IN RE: Clarence A. TRIPP, also known as Clarence A. Tripp II, deceased. Norman Shaifer, etc., appellant; Kevin J. Plunkett, etc., et al., respondents.
In a probate proceeding, the former executor of the estate of Clarence A. Tripp, also known as Clarence A. Tripp II, appeals from a decree of the Surrogate's Court, Rockland County (Walsh II, S.), dated November 30, 2010, which, upon his default in appearing at trial, inter alia, granted the amended objections filed by the administrator of the estate to his accounting.
ORDERED that the decree is affirmed, with costs to the respondent Kevin J. Plunkett payable by the appellant personally.
The appellant, Norman Shaifer, was the executor of the estate of Clarence A. Tripp, also known as Clarence A. Tripp II, from August 2003 until he was removed by the Rockland County Surrogate's Court in September 2008. Kevin J. Plunkett was thereafter appointed as the administrator of the estate. Prior to being removed, Shaifer filed an accounting and the respondents—Plunkett and the two beneficiaries of the estate—thereafter filed objections and amended objections to the accounting. A trial was scheduled for August 12, 2010, but was adjourned until November 16, 2010. Shaifer failed to appear at two settlement conferences and at a pretrial conference. He also failed to submit timely affidavits from his physicians regarding his alleged inability to participate in the trial. When Shaifer failed to appear in court on the morning of November 16, 2010, the court informed Shaifer's attorney that, in light of Shaifer's long history of delays throughout the entire proceeding, it would not grant an adjournment, but would commence the trial at 11:00 a.m. The court gave Shaifer's attorney the opportunity to contact Shaifer. When the trial commenced, the attorney reported that Shaifer could not appear. Upon Shaifer's default, the Surrogate's Court granted the relief requested in the amended objections.
Where, as here, the decree appealed from was made upon the party's default, “review is limited to matters which were the subject of contest below” (Matter of Constance P. v. Avraam G., 27 AD3d 754, 755 [internal quotations marks omitted]; see James v. Powell, 19 N.Y.2d 249, 256 n.3; Diamond v. Diamante, 57 AD3d 826, 827–828; Wexler v. Wexler, 34 AD3d 458, 459; Brown v. Data Communications, 236 A.D.2d 499). Accordingly, in this case, review is limited to the denial of Shaifer's request for an adjournment (see Matter of Paulino v. Camacho, 36 AD3d 821, 822; Tun v. Aw, 10 AD3d 651, 652).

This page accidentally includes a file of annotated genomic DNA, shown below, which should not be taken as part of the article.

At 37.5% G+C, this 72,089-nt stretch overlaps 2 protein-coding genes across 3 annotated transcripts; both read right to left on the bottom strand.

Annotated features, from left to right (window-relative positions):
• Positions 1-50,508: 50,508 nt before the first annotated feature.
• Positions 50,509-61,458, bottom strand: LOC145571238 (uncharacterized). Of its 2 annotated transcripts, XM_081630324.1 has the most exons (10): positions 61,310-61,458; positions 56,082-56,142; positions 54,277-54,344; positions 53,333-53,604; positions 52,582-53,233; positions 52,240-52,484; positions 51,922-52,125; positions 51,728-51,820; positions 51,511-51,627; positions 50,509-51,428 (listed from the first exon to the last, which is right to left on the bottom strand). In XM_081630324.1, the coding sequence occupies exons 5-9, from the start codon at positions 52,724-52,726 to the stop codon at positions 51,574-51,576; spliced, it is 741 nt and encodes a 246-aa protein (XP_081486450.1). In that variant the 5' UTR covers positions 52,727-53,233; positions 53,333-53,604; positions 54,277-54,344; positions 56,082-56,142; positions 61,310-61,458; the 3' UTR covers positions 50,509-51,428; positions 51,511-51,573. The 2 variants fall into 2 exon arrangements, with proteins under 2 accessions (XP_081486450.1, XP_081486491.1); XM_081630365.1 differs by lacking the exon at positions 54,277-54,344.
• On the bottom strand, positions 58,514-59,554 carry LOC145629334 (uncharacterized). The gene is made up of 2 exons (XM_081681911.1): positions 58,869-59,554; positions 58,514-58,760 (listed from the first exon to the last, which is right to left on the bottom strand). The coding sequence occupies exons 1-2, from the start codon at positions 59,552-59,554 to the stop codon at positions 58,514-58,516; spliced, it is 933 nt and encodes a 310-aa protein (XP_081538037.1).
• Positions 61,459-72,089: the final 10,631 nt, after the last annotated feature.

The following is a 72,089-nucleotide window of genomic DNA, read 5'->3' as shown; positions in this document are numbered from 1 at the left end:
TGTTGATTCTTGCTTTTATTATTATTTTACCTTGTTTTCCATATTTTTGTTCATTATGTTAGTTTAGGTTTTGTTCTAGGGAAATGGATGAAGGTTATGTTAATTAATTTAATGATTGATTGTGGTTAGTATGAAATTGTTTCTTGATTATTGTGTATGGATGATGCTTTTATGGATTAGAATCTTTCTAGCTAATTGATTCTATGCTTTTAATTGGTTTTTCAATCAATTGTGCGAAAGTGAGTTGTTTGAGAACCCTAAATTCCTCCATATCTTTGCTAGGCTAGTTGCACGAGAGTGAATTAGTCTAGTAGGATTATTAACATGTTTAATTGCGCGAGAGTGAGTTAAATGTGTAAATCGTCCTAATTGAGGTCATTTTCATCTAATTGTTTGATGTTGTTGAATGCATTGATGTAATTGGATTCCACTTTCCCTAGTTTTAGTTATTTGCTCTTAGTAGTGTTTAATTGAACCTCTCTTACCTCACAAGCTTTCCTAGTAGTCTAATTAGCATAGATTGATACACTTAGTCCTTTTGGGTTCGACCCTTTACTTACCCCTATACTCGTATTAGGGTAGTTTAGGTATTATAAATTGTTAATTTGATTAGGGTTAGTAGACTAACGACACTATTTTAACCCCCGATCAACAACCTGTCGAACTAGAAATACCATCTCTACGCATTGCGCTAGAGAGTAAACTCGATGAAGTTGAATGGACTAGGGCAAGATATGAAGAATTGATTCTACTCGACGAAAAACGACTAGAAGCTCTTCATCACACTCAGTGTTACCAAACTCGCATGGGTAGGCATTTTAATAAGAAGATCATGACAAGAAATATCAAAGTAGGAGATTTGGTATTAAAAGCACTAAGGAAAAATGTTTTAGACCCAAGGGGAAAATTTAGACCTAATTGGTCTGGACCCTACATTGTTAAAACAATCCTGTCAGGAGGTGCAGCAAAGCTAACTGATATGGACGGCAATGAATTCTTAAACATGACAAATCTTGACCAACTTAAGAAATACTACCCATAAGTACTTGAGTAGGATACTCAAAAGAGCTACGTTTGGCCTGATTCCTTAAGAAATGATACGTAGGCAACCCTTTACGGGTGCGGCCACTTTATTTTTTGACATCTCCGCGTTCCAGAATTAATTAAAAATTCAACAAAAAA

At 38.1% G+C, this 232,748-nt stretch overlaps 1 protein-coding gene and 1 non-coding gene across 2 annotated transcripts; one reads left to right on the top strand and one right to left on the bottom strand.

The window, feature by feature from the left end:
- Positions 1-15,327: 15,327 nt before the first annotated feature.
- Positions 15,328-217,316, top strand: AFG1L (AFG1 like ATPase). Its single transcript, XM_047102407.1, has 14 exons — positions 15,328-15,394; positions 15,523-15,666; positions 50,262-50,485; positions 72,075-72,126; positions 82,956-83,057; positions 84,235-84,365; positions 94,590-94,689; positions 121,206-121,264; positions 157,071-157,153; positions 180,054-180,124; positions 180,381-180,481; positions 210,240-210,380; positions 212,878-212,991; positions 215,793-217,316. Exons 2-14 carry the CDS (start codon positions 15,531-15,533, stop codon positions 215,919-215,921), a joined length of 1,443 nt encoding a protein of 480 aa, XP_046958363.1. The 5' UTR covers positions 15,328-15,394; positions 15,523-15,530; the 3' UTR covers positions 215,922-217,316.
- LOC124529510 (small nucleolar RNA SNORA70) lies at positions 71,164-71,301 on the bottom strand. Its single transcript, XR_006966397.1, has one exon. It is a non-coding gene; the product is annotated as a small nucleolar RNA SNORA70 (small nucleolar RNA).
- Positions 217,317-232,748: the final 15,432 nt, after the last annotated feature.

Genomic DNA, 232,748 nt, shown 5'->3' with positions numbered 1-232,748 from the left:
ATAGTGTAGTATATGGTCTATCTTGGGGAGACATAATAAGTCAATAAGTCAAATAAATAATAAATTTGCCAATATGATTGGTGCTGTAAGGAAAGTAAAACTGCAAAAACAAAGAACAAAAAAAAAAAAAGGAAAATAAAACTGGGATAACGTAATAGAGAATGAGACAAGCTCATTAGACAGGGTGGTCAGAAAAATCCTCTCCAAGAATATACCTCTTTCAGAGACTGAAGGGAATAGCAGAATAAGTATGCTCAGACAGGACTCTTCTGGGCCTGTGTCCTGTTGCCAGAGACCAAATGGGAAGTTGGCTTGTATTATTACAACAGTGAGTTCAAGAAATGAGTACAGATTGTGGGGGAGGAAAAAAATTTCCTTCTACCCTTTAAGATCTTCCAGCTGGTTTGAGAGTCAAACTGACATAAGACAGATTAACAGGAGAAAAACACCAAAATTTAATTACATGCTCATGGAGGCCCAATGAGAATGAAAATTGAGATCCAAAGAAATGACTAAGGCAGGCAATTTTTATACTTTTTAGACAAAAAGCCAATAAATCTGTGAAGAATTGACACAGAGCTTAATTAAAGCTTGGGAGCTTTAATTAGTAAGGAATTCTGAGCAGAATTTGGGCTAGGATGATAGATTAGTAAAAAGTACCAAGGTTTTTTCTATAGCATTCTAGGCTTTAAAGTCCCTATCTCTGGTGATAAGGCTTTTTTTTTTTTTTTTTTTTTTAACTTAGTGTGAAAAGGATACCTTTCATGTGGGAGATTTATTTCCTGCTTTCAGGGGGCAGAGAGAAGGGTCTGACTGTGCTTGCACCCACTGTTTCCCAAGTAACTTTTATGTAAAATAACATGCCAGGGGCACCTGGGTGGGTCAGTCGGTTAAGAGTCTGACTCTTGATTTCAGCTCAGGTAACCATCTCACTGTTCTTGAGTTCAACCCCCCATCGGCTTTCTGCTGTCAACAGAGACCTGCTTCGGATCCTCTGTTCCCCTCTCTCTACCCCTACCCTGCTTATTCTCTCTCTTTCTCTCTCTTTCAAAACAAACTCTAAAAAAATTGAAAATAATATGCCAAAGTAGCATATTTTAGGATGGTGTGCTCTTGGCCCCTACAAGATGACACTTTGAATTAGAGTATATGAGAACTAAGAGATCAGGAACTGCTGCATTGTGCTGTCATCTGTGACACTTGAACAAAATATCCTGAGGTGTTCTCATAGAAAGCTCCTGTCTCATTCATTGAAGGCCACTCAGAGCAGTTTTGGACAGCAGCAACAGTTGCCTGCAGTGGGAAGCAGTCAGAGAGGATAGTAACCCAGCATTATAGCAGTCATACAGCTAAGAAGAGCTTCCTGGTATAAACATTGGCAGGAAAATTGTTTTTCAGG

Turning to the merits, “[t]he granting of an adjournment for any purpose is a matter resting within the sound discretion of the trial court” (Matter of Anthony M., 63 N.Y.2d 270, 283; see Matter of Steven B., 6 NY3d 888, 889; Matter of Sicurella v. Embro, 31 AD3d 651), and its determination will not be disturbed absent an improvident exercise of that discretion (see Davidson v. Davidson, 54 AD3d 988). “In making such a determination, the court must undertake a balanced consideration of all relevant factors” (Matter of Sicurella v. Embro, 31 AD3d at 651), including “the merit or lack of merit of the action, extent of the delay,” the number of adjournments granted, the “lack of intent to deliberately default or abandon the action” and the length of the pendency of the proceeding (Belsky v. Lowell, 117 A.D.2d 575, 576; see Matter of Claburn v. Claburn, 128 A.D.2d 937, 938). Applying these legal principles here, the Surrogate's Court did not improvidently exercise its discretion in declining to grant an adjournment. Shaifer had a history of delaying prior proceedings before the Surrogate's Court. Moreover, in the proceeding to settle the account, as previously stated, he failed to appear at two settlement conferences, at a pretrial conference, and at the trial. When Shaifer failed to appear at the trial on November 16, 2010, the court gave his attorney the opportunity to contact him, in order to tell him that he was required to appear at the trial, but he did not appear. Contrary to Shaifer's contention, there is no evidence in the record that he was too ill to attend the trial. In light of his unreasonable failure to proceed, we decline to disturb the Surrogate's Court's exercise of discretion (see Diamond v. Diamante, 57 AD3d at 828; Matter of Steven B., 6 NY3d at 889; Matter of Nicholas S., 46 AD3d 830; Matter of Doran J., 266 A.D.2d 99; Brown v. Data Communications, 236 A.D.2d at 499; Wren v.. Lawrence Hosp., 203 A.D.2d 559).
Cross motion by the respondent Kevin J. Plunkett to dismiss an appeal from a decree of the Surrogate's Court, Rockland County, dated November 30, 2010, on the ground, inter alia, that no appeal lies from a decree entered upon the default of the appealing party. By decision and order on motion of this Court dated April 24, 2012, the cross motion was held in abeyance, and was referred to the panel of Justices hearing the appeal for determination upon the argument or submission thereof.
Upon the papers filed in support of the cross motion and the papers filed in opposition thereto, and upon the argument of the appeal, it is
ORDERED that the cross motion is denied (see Matter of Tripp, –––AD3d –––– [decided herewith] ).